Understanding behavior is fundamental to understanding people and being able to communicate with them. It is critical to comprehend that a person’s background and environment is the reason for their behavior. If you were brought up in Italy, you would behave like an Italian, regardless of what you look like. Would this be your ‘fault?’ No, that’s where you were born and raised- that wasn’t your choice. Same goes for being raised in Iraq, Sweden, China, Brazil, Australia, anywhere. We are all just human beings, and we can’t help being influenced by our environment.
Recognizing this should allow you to better understand the reason for a person’s thoughts or actions, thereby enabling you to put your own emotions or prejudices to the side. Using this kind of assessment as a tool can give you more clarity and ability to better analyze a given situation/statement/action and come up with more coherent conclusions.
This is very beneficial for expanding your own horizons. To understand and analyze behavior through examining a person’s background (and minimizing your own emotions towards their behavior) should allow you to take in a broader range of information. Nevertheless, you must keep in mind that when you do expand your horizons, you must continue to think critically- question and analyze everything; come up with your own conclusions.
It is critical to understand the limitations to both people’s ability to communicate (both you and the person you are communicating with). People can only communicate when they have a similar level of understanding of the given subject; otherwise there can be a lot of misinterpretation of the subject and miscommunication. For example, a botanist can only communicate with an engineer to a certain extent. They can talk about the weather, their kids, perhaps about how nice the bridge the engineer is building looks; but they will not be able to communicate about the intricacies of the building of that bridge, nor will they be able to delve deep into the subject of botany. This recognition should be applied to all conversations (i.e. you should check your own bs). Therefore, it is important to realize that people may not interpret the information that you are telling them exactly in the way that you want them to interpret it (and vice versa), because a person can only take in information if it meets with their own methods of evaluation and fits to their background knowledge.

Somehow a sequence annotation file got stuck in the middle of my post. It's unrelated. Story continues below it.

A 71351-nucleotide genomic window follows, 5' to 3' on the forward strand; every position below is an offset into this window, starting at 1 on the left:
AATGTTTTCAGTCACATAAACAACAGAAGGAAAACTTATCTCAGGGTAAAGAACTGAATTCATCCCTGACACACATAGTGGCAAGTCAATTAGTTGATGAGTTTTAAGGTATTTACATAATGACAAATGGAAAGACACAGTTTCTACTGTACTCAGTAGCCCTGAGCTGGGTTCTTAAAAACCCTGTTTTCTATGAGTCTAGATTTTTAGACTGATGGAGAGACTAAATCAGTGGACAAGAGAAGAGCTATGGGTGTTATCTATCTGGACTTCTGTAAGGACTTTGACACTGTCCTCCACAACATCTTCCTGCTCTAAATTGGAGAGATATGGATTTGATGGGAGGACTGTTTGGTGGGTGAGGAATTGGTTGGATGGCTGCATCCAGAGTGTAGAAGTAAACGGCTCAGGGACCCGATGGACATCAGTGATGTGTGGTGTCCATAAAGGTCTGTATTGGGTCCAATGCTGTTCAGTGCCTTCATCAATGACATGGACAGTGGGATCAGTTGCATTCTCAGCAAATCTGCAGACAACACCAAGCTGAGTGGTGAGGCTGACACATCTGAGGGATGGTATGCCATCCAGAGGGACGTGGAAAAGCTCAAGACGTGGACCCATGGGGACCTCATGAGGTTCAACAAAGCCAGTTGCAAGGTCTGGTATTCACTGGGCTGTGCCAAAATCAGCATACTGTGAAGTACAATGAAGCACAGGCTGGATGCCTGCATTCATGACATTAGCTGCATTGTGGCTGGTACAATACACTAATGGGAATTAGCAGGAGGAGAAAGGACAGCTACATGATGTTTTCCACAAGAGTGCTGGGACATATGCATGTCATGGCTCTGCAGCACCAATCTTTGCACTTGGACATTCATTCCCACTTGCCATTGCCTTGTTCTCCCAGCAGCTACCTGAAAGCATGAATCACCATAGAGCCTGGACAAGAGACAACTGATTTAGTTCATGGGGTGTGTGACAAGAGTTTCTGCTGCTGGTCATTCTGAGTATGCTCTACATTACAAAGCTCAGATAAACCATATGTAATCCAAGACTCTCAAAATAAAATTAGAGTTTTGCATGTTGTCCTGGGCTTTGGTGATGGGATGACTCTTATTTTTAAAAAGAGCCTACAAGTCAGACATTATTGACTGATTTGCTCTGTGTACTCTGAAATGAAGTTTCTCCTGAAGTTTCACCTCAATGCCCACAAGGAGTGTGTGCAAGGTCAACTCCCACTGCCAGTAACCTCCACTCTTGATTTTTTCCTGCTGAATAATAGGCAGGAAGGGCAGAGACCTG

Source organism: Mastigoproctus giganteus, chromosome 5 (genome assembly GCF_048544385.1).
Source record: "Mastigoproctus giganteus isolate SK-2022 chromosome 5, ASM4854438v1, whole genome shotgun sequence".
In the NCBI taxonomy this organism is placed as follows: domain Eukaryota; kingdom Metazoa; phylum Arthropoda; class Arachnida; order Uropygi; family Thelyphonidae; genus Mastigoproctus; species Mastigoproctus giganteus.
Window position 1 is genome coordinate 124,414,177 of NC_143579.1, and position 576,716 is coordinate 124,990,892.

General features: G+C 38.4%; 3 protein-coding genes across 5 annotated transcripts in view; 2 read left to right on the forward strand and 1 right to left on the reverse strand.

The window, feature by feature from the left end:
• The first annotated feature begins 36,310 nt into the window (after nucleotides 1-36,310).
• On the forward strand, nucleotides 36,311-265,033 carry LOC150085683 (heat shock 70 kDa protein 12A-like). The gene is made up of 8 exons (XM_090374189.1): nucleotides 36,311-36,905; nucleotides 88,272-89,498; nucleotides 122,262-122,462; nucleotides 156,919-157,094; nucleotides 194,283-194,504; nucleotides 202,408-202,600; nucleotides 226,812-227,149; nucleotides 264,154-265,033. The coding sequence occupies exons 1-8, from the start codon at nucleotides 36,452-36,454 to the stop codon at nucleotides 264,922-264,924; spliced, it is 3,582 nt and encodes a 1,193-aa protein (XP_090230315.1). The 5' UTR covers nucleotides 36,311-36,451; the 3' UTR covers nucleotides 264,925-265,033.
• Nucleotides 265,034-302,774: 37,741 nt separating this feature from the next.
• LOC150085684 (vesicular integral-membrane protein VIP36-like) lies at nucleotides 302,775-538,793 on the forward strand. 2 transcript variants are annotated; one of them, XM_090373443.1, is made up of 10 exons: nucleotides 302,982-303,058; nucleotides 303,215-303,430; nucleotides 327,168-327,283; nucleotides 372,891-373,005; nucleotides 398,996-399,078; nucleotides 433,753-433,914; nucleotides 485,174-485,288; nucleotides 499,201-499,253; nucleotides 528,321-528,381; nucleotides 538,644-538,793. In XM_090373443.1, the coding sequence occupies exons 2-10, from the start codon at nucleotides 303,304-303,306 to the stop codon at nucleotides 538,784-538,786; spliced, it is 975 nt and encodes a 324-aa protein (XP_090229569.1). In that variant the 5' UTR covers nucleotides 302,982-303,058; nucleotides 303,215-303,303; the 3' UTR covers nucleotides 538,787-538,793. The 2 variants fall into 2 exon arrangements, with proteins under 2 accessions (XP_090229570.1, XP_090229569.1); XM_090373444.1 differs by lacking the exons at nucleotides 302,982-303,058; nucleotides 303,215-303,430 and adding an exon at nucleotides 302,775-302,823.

Having an understanding of these limitations can be a tool that you can use for communication. If you are able to see where a person’s behavior is coming from, you can better assess what they are trying to tell you (or whether they understand you), and refrain from imposing emotions which get in the way of communication. Recognizing that a person may misinterpret what you are saying (because of their background) can allow you to attempt to come to their level of understanding, so you can better communicate. You may have to rephrase sentences and be very careful with words in order to suite a person’s background, as today’s language is filled with ambiguity. It is integral not only to listen to what the person is saying, but to pay attention to where this information is coming from, and the various interpretations that could exist. In addition, it is vital to note that there is always a purpose for communication; recognizing this purpose can be an additional tool to use to improve your understanding of the communication at hand.
In short, in our increasingly chaotic world, it is important to educate people about what is relevant, how to think critically, and how to improve communication and collaboration. Understanding a person’s background (where they’re coming from), the limitations of communication, and the purpose of communication will help you communicate with people more effectively and efficiently. If we all used these tools, we would be able to communicate better; we would be able to expand our horizons and gain more background knowledge. More background knowledge allows more people to effectively participate in more things, and to communicate better; this will feed into a positive spiral, allowing more people to be able to collaborate- and hopefully to work towards creating a brighter future on our planet.